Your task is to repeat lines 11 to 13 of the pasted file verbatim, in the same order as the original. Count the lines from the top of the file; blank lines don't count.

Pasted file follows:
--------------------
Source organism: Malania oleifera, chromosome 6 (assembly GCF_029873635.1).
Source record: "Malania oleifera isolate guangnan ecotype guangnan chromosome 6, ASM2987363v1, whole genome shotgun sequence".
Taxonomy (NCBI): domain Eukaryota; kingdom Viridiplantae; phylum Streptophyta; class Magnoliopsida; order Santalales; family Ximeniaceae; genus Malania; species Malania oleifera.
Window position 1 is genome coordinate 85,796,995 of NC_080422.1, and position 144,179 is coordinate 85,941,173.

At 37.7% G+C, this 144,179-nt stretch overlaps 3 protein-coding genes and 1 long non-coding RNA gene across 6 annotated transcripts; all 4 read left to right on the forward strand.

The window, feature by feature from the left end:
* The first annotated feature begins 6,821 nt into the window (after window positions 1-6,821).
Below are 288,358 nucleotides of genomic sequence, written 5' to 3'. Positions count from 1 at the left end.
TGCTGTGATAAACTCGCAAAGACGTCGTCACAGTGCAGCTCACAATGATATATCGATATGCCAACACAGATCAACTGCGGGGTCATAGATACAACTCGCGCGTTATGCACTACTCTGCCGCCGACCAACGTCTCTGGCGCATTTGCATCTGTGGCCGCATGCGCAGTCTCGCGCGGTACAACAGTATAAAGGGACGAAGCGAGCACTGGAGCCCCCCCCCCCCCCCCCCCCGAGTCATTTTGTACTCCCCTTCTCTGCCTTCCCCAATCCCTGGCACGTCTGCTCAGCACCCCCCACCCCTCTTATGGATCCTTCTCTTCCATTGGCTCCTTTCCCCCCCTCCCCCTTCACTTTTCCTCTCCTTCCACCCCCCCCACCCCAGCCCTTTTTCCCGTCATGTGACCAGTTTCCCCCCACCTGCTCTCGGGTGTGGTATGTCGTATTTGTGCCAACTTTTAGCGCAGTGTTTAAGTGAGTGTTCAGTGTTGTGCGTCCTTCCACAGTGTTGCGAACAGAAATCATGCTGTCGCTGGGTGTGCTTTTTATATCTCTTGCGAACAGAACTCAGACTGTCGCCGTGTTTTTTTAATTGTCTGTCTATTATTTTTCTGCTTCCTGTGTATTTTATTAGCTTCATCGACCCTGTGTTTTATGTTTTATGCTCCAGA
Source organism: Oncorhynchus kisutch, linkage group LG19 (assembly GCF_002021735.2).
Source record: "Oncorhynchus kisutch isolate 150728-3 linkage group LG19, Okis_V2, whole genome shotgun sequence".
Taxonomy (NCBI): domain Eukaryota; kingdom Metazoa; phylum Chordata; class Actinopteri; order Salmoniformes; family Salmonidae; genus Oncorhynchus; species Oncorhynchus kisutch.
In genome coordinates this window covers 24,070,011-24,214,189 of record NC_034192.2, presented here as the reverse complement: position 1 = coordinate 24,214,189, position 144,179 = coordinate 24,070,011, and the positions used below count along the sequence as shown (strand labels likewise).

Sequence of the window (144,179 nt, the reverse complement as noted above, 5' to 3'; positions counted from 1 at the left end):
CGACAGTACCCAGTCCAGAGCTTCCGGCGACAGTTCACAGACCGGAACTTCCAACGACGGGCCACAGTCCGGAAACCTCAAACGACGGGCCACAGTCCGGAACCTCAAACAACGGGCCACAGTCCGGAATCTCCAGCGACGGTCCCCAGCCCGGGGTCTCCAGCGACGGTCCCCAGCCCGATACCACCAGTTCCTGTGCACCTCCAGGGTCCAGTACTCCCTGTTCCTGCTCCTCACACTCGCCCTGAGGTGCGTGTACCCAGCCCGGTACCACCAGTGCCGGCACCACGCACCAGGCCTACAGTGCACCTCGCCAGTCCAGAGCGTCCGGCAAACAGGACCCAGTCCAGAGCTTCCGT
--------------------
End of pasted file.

Source record: "Oncorhynchus kisutch isolate 150728-3 linkage group LG19, Okis_V2, whole genome shotgun sequence".
Taxonomy (NCBI): domain Eukaryota; kingdom Metazoa; phylum Chordata; class Actinopteri; order Salmoniformes; family Salmonidae; genus Oncorhynchus; species Oncorhynchus kisutch.
In genome coordinates this window covers 24,070,011-24,214,189 of record NC_034192.2, presented here as the reverse complement: position 1 = coordinate 24,214,189, position 144,179 = coordinate 24,070,011, and the positions used below count along the sequence as shown (strand labels likewise).